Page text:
To electrophysiologically determine the predominant neural structures activated with cervical epidural stimulation (ES), well-established electrophysiological protocols (single-pulse, paired-pulse, and multiple frequency stimulation) were delivered at rest, during motor activity and under anesthesia in adult rats. Cervical ES resulted in spinal evoked motor responses (SEMR) with three different waveforms- early response (ER), middle response (MR), and late response (LR). ERs remained unmodulated by repeated stimulation protocols. In contrast, MRs and LRs were modulated by repeated stimulation protocols and volitional motor activity. ERs are consequential to the direct activation of motor efferents; MRs are secondary to type-I sensory afferents activation and LRs result from the engagement of wider spinal interneuronal circuitry with potential influence from supraspinal pathways. Evidence from this work is fundamental in enhancing our understanding of cervical ES, critical in refining the design of neuromodulation based rehabilitative strategies, and in the construction of neuroprosthetics.
Epidural stimulation (ES) of the lumbar spinal cord has demonstrated significant improvements in various physiological functions after a traumatic spinal cord injury in humans. Electrophysiological evidence from rodent, human, and computational studies collectively suggest that the functional recovery following lumbar ES is mediated via direct activation of sensory afferent fibers. However, the mechanisms underlying cervical ES have not been comprehensively studied, which greatly limits our understanding of its effectiveness in restoring upper limb function. In this work, we determined the predominant neural structures that are activated with cervical ES using in vivo cervical spinal evoked motor responses (SEMR). Standard electrophysiological protocols (single-pulse, paired-pulse, and multiple frequency stimulation) were implemented in eleven awake and anesthetized rats in four experimental stages. Three distinct types of cervical SEMR were identified based on latency of their appearance: early response (ER), middle response (MR), and late response (LR). ERs remained unmodulated by repeated stimulation protocols. MRs and LRs were modulated by repeated stimulation protocols and volitional motor activity. Except for LRs being completely abolished under urethane, ketamine or urethane anesthesia did not affect the appearance of cervical SEMR. Our data, backed by literature, suggest that ERs are secondary to the direct activation of motor efferents; MRs are elicited by activation of type-I sensory afferents, and LRs result from the engagement of interneuronal circuitry with potential influence from supraspinal pathways. The gathered information paves the way in designing motor rehabilitation strategies that can utilize cervical ES to recover upper limb function following neurological deficits. This article is protected by copyright. All rights reserved.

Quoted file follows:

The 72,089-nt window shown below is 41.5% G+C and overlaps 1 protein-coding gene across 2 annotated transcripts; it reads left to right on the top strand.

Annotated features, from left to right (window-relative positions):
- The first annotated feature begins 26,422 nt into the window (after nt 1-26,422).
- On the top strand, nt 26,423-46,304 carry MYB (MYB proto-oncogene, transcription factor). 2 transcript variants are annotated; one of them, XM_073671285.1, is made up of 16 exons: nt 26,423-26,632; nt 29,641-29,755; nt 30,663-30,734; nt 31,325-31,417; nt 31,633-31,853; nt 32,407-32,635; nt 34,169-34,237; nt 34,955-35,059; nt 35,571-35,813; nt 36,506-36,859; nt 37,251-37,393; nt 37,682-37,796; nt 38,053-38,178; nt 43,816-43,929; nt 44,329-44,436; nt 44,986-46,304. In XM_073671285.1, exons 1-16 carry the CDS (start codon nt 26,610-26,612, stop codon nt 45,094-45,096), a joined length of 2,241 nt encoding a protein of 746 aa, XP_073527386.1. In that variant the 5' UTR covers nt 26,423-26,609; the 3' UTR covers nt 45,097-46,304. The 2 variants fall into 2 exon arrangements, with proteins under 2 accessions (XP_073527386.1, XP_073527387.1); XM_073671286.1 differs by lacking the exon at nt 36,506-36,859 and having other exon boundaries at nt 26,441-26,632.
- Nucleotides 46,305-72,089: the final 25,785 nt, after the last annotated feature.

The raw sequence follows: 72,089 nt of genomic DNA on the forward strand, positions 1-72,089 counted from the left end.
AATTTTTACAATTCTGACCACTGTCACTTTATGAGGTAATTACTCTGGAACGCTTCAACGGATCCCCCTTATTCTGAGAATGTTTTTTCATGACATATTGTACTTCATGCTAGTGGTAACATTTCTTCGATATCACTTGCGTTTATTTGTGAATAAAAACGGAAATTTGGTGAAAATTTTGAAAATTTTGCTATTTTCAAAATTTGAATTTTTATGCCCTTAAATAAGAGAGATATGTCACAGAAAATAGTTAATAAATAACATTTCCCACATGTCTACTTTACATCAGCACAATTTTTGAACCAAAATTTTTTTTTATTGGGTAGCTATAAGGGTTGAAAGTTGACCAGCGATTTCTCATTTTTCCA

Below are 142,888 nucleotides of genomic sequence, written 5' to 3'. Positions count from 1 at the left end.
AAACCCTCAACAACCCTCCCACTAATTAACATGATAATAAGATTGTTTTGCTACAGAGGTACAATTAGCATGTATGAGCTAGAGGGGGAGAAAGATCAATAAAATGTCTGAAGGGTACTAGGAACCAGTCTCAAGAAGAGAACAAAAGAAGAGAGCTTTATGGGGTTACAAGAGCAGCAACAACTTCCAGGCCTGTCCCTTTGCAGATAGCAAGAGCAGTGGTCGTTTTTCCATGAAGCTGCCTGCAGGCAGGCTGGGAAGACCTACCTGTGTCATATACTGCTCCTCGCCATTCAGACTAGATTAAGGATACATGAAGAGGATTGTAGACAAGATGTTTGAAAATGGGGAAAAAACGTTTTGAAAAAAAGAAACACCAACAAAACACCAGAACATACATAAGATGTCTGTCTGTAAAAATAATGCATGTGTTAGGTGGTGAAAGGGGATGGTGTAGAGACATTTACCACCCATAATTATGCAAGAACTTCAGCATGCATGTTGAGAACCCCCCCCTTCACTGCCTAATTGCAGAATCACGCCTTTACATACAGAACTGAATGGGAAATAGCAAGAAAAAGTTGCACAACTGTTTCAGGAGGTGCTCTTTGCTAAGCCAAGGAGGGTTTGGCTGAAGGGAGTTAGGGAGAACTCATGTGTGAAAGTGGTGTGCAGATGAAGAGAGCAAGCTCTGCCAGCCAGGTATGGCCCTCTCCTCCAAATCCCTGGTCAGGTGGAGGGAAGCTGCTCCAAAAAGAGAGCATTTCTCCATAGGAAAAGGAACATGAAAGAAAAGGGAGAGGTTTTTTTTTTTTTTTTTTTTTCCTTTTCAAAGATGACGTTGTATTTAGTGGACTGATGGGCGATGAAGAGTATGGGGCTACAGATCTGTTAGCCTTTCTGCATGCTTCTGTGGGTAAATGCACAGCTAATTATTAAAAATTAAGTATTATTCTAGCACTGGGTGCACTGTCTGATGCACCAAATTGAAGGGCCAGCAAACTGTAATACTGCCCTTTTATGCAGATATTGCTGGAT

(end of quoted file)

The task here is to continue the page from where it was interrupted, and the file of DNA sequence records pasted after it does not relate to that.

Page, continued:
This article is protected by copyright. All rights reserved.